Stranded motorist tells of encountering scenes of ‘total devastation and death’
A man who walked through an area of Mozambique’s flood-hit countryside in the wake of Cyclone Idai has said he saw hundreds of bodies by the side of the road, describing scenes of “devastation and destruction”, The Guardian reports.
Graham Taylor was trying to drive home from the ravaged port city of Beira eastward to Chimoio on Saturday, two days after the cyclone made landfall. Stranded in the floods, he abandoned his car and walked more than 15 miles (25km) from the village of Lamego to Nhamatanda early on Monday morning.
In his six-hour walk, he saw up to 400 bodies, heard the constant sobbing of grieving relatives, witnessed devastated communities coming together to rescue each other and met people who refused to seek safety because they wanted to find lost family members.
“We just saw total devastation, carnage and death,” Taylor said. “It was certainly conservatively 300 to 400 bodies on the side of the tar road, the N1. And the grieving families – whoever could find bodies – were there. Communities were racing up and down, backwards and forwards in their hundreds, looking for family.
“These poor communities were left to fight it out themselves and they failed because the conditions were just too terrible.”
About 95% of the houses he passed had been “obliterated”, he added.
Taylor, a Zimbabwean who has lived in Chimoio for 15 years, is a businessman working in construction and on social and agricultural programmes that aim to teach people about the dangers of deforestation and living on floodplains, and to promote conservation agriculture. He had been in Beira to help family and employees there in the wake of the cyclone.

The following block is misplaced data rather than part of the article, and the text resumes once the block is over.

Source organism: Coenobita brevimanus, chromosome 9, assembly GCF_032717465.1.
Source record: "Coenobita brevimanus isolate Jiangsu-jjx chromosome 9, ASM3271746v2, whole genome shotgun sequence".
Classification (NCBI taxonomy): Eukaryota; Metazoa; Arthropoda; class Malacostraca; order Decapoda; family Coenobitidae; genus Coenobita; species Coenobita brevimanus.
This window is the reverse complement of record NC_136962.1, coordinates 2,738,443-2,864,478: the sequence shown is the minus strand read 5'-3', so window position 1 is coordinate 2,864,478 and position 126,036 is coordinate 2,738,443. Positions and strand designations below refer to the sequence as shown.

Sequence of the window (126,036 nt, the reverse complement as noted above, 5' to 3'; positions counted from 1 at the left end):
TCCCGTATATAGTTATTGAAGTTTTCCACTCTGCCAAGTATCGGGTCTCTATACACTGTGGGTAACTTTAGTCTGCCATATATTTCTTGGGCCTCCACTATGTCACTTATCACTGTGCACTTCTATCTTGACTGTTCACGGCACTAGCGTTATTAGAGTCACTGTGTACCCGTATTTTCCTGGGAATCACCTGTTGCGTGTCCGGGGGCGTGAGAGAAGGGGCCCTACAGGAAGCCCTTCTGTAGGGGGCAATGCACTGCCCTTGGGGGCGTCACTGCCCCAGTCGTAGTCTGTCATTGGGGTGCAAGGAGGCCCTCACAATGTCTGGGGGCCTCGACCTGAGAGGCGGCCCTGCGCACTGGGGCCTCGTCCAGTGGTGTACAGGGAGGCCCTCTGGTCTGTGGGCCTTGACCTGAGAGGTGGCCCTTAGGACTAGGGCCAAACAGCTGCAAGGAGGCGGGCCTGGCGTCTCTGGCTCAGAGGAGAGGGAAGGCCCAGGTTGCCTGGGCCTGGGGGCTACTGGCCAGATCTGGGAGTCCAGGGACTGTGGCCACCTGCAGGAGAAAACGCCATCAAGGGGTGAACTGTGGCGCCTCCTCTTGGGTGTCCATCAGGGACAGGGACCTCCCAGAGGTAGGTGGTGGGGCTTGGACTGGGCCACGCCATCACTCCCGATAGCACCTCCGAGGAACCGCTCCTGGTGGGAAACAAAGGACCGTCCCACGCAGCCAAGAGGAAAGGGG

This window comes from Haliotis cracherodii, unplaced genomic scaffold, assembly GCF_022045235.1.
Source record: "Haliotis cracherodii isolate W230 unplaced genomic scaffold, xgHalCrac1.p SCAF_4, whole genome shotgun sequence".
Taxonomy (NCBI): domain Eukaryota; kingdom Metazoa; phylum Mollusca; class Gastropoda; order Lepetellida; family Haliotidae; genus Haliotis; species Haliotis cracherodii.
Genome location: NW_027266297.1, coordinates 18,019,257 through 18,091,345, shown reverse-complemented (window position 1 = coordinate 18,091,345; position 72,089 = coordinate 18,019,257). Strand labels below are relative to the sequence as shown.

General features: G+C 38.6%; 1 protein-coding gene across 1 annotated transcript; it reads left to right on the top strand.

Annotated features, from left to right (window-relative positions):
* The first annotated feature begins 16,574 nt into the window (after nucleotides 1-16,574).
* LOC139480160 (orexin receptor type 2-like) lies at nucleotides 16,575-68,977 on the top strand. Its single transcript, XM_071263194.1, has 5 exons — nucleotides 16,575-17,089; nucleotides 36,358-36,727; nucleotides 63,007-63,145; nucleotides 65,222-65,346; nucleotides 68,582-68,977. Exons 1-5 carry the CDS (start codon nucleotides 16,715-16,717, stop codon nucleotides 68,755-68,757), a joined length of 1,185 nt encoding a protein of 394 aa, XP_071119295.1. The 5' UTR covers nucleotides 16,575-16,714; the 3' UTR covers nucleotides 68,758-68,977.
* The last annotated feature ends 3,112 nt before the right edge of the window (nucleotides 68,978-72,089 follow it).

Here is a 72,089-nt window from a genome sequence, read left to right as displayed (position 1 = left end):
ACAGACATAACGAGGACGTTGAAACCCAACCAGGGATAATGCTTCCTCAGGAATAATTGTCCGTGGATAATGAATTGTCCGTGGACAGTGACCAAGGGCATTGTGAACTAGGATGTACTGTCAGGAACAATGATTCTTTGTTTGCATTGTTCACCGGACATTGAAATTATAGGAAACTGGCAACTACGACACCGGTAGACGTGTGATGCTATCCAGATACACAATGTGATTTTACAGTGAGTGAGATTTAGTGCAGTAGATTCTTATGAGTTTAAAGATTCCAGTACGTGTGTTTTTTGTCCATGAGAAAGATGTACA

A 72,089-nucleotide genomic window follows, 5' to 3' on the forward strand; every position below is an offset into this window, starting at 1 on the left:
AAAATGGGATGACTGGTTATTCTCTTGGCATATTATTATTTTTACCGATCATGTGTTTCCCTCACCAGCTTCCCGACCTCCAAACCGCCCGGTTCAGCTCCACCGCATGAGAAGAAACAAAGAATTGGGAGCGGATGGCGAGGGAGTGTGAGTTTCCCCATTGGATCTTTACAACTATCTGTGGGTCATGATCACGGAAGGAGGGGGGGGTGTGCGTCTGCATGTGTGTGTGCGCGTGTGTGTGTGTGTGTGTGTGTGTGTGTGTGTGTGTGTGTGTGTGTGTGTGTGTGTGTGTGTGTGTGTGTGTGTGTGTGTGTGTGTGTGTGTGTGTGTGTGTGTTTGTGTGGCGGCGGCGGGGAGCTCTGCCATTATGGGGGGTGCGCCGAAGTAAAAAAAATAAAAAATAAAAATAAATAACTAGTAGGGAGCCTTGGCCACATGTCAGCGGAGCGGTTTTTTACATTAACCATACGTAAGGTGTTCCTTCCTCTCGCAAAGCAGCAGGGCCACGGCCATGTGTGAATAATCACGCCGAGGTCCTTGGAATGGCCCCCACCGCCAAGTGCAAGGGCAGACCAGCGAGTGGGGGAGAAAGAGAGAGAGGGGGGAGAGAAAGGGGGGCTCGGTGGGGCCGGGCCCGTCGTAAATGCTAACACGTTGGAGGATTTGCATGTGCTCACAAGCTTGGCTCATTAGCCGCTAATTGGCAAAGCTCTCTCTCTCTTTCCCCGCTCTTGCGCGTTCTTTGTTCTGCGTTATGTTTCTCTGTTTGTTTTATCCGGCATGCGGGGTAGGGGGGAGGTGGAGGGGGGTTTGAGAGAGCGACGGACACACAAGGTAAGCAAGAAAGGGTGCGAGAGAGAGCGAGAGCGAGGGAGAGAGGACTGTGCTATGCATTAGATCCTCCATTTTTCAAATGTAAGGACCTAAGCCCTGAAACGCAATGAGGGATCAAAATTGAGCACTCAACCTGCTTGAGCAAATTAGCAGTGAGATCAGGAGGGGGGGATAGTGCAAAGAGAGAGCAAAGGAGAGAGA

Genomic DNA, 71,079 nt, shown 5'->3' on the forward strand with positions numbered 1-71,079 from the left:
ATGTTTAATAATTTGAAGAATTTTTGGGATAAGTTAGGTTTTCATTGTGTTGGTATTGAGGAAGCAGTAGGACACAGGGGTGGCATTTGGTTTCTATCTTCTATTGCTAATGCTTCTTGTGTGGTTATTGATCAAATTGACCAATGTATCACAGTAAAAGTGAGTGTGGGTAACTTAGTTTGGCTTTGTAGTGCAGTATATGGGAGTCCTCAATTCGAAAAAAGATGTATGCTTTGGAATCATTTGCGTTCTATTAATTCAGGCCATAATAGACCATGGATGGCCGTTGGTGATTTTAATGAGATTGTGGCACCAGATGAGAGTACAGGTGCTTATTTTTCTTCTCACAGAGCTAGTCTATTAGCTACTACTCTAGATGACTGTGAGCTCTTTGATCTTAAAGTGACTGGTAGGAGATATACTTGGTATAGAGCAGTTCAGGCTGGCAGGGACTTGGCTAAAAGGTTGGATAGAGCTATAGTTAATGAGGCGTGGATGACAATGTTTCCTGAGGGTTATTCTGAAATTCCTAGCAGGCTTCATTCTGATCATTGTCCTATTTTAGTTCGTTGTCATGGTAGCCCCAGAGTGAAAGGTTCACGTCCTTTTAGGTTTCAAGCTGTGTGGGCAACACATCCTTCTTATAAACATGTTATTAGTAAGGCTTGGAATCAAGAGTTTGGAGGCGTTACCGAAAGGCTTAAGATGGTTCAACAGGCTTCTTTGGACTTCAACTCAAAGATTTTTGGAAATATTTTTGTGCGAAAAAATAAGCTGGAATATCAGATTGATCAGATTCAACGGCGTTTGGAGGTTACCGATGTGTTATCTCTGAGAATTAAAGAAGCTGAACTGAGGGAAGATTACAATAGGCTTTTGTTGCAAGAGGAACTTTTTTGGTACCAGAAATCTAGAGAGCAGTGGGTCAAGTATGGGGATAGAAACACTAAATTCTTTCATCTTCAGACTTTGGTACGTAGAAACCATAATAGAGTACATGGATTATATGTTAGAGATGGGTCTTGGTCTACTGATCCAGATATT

Taylor and two stranded Zimbabwean truck drivers counted bodies by the light of their mobile phones on their walk from Lamego.
“I could hear groaning and sobbing, people were grieving over dead bodies on the side of the road,” he said. “Most of them were lying up against the bank because the current of the river had pushed them up against the road and then the water subsided very slowly. Then of course the floods were so immense for so many days that there were bodies continually floating past.”
He said he thought the death toll was far higher than the Mozambican president’s estimate of 1,000, as he had only seen a fraction of the destruction.
“I’m guessing but well into the thousands, four, five or 6,000 [dead],” Taylor said from his home in Chimoio, which he managed to reach three days after leaving Beira. “As far as I could look and walk I came across two, three, 400 bodies floating and on the side of the road. The area is so vast. The flooded area is well over 200 sq km and it’s very heavily populated, and of course communities live near the rivers and the road network within this river system is not good.”
He saw “thousands of people in distress in trees, in roots, on high ground, on anthills”, and the only rescue effort he saw was coming from local residents helping each other.
“It was just a very humbling experience how everyone was so helpful and so united … 50, 60 people holding hands going through some torrential water to help each other in lines. Old people, almost crippled people unable to walk, elderly ladies carrying their fathers – the efforts that people were making to get out of trouble and walk the long way out.”
In Lamego, where he was trapped for a day, he saw a man with one small boat who he believed to be an American working with 10 Mozambicans to rescue what he estimated to be thousands of people, including many children.
The rescuers were “superhuman”, he said, rescuing people from “destruction of the highest order”.